Not quite.  In fact, my CA license may be good enough to get me on the road here, but it’s not worth anything toward getting me an Irish license.  I had to start at the beginning for that.  Which means passing a written test, getting a learner permit, taking driving lessons, waiting six months and then undergoing an in-car practical driving test. 

So I got the process going and I passed the written test, filled in the appropriate paperwork and three weeks later I get the following in the mail:

I know I look angry in the picture, but really I think I was just wondering what trouble the girls were up to in the shopping center outside the photo booth. 

The funniest thing about my having this learner permit is that I’m supposed to put these large red “L” signs in the front and back window of the car when I’m driving and I’m not allowed to drive alone in the car, and I can’t go onto the freeway (which they call the Motor way, or the Dual Carriageway or “The Bypass”) which is how I get to work everyday…legally….on my California license.

So I’m pretending that I don’t have the learner permit and if I get pulled over I’ll show them my California license and say something like “Is your family name Riordan my great-great-grandfather was a Riordan and I’m looking for my ancestors do you know any Riordans around here you could be my cousin or something wouldn’t that be funny like y’know” and the Garda (which is what they call the cops around here) will roll his eyes and hand me my license and say something like “piss off yank” or “”drive on the left side now” or ” jaysus my great great granduncle Riordan left here fer ‘merica” or something like that.

In any case, I have another six months before you’ll hear about me taking the practical test.

Viva Patata!

24 Jan

Two food related things to talk about today:
   1. The Irish and Potatoes
   2. Mexican Food

Regarding potatoes: it would seem that there is a level of appreciation for potatoes here that I have only begun to be aware of. 

The other day I was going to the shop and Mary asked me to get her some “oven chips” which are essentially frozen potatoes prepared so that you can put them in the oven and produce “chips” (aka French Fries – but better because they use the right kind of frying oil/lard here). 

Anyway, I got what I thought were the right thing but turned out to be “Frying Chips” instead of “Oven Chips”.  Fast forward to me saying “we really should eat up that big bag of chips in the freezer since it is taking up a lot of space” and Mary says something like “you go ahead and cook them, they’re Fryer chips, not oven chips”.  I’m like “they’re frozen potatoes, what could possibly be the problem?!?” and Mary is like “you really don’t understand the Irish and potatoes do you…”

significantly different? we'll find out....

Then I recall a moment around Christmas when Jim comes in with a bag of potatoes that are smallish brown-skinned potatoes and says that these are the best potatoes around and that they came from such and such and he plucks a few out for us to cook up for the mashed potato dish.   As I’m peeling them we realize I’ll need some more and I go to the bag and take a number out and wash them and have them lined up for peeling.  Then Jim passes by and says something like “I don’t think we’ll need that many in the mash” and puts a couple of the unpeeled ones back in the bag.  I remember thinkng that I’ve never seen him worry about having too many mashed potatoes but I shrugged and never thought of it again.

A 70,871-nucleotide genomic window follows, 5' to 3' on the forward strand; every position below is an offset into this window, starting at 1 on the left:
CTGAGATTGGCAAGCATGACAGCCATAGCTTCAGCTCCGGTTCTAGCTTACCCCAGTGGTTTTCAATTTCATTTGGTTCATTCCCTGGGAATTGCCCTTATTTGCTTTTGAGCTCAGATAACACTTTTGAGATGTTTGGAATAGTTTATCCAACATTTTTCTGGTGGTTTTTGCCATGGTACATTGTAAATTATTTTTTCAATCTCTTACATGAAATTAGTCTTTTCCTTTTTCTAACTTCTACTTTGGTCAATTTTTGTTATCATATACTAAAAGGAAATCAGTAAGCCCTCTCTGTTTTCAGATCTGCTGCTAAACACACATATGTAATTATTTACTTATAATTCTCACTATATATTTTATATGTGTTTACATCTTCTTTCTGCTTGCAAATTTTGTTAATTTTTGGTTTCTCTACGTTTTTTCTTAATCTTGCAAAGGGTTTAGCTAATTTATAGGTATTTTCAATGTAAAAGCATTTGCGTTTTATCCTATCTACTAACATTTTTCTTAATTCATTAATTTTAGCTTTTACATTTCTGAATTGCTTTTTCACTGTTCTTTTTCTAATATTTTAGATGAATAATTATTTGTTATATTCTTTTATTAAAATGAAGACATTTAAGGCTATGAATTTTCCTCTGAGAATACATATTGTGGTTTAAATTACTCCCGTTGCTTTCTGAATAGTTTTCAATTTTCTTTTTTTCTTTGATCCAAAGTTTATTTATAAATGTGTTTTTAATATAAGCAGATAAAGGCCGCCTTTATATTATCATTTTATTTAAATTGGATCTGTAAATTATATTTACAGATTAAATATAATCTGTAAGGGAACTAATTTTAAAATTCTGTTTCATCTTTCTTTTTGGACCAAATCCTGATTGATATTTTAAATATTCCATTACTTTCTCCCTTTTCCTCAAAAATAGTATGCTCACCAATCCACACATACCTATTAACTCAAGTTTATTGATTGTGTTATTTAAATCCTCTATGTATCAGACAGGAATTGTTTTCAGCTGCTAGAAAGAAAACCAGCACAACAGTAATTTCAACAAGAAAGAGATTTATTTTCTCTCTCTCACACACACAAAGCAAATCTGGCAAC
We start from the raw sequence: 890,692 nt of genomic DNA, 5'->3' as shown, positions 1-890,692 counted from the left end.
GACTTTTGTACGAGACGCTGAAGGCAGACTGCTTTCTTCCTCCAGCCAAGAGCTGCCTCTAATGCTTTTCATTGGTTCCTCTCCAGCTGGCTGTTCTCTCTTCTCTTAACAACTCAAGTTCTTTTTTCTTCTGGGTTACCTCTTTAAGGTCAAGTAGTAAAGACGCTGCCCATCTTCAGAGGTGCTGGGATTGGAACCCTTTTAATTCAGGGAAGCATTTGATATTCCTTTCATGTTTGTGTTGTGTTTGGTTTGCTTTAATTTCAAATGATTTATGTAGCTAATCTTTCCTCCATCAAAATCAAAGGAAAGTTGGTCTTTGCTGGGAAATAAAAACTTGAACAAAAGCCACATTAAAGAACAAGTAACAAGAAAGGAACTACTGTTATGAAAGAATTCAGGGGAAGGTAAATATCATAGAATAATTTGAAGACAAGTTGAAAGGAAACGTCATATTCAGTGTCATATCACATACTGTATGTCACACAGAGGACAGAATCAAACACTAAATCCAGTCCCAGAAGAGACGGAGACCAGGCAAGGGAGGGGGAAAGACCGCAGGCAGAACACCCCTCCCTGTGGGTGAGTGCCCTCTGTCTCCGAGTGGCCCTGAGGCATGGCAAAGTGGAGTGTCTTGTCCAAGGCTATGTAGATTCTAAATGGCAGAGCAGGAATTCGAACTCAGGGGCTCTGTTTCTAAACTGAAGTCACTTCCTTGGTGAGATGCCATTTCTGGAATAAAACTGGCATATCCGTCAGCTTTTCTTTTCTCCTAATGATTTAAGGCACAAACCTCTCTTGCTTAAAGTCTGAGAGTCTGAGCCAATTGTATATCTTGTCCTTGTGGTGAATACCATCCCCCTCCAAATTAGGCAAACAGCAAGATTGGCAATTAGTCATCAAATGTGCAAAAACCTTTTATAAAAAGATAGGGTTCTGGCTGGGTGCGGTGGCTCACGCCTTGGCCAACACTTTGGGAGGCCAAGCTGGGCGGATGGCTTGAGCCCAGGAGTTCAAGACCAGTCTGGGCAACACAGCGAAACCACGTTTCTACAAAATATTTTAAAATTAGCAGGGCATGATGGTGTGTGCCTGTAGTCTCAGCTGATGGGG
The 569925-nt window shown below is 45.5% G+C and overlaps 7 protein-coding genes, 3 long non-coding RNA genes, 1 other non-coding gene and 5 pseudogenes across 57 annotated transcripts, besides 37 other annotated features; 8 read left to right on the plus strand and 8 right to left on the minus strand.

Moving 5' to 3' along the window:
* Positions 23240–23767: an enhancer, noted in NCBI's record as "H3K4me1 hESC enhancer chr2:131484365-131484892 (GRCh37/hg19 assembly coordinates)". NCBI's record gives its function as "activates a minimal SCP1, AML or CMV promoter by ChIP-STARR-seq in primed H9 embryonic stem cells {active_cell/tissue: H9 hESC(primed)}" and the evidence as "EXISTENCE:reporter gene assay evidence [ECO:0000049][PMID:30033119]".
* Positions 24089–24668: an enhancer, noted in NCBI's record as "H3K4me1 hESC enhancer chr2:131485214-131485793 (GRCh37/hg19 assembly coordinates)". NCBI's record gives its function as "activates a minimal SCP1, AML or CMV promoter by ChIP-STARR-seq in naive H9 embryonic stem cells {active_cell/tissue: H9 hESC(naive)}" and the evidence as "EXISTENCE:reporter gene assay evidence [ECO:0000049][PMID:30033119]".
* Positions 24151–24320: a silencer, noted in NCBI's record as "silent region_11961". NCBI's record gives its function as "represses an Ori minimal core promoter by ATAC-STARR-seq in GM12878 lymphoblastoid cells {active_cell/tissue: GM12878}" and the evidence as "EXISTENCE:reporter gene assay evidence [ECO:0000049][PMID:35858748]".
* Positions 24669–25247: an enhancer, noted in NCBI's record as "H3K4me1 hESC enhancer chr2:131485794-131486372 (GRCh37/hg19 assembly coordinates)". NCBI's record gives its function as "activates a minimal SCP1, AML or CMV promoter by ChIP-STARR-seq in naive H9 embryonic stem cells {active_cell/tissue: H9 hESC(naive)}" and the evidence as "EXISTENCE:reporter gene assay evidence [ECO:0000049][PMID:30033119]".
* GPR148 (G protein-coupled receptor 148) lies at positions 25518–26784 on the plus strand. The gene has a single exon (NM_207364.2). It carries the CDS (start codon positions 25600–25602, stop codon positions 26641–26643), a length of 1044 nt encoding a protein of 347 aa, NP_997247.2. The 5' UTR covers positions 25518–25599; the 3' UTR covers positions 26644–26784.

Until I roasted a couple of those potatoes and realized that their goodness was wasted in the mash.  They were excellent mashed, but roasted they were perfection.  I started to realize the subtleties of potatoes that I’ve never really appreciated before. 

I know we have like a thousand types of potatoes in California, but the application of different potatoes to different dishes here reaches a level of cuisinery that I could only compare to the level of appreciation some have for Oysters, or even wine. 

I still haven’t cooked the “fryer chips” yet, but I”m sure I will learn something interesting when I do.

In the meantime, my San Francisco girls and I are all missing our local San Francisco cuisine: Mexican Food.  Given the level of food sophistication achieved in Ireland during the boom of the “Celtic Tiger” it still amazes me how little representation Mexican food has here.

Going in to this adventure I knew I was going to miss Mexican here the way I did when I lived in Paris, but I figured there would be a little better access to the requisite ingredients here…..Wrong.

Anyway, today in desperation I bought something called “Fajita Sauce”.  Turns out this is what I’ve known all my life as “Salsa”.  Yaaaayyyy!!!!!

fajita = mexican

Can you say Taco Tuesday?  Well, technically Burrito Tuesday because I couldn’t find Taco shells, but did get Flour Tortillas (thank you universally accepted Ceasar Chicken Wrap) and the correct spices for ground beef and we had a very successful Mexican dinner. 

That should last us for a while anyway.

The 12 Posts of Christmas No.4: Presence

31 Dec

I titled this post “Presence” as an intentional pun on “Presents” (but I felt I might point it out in case you didn’t already notice it…”ya thick eejit”).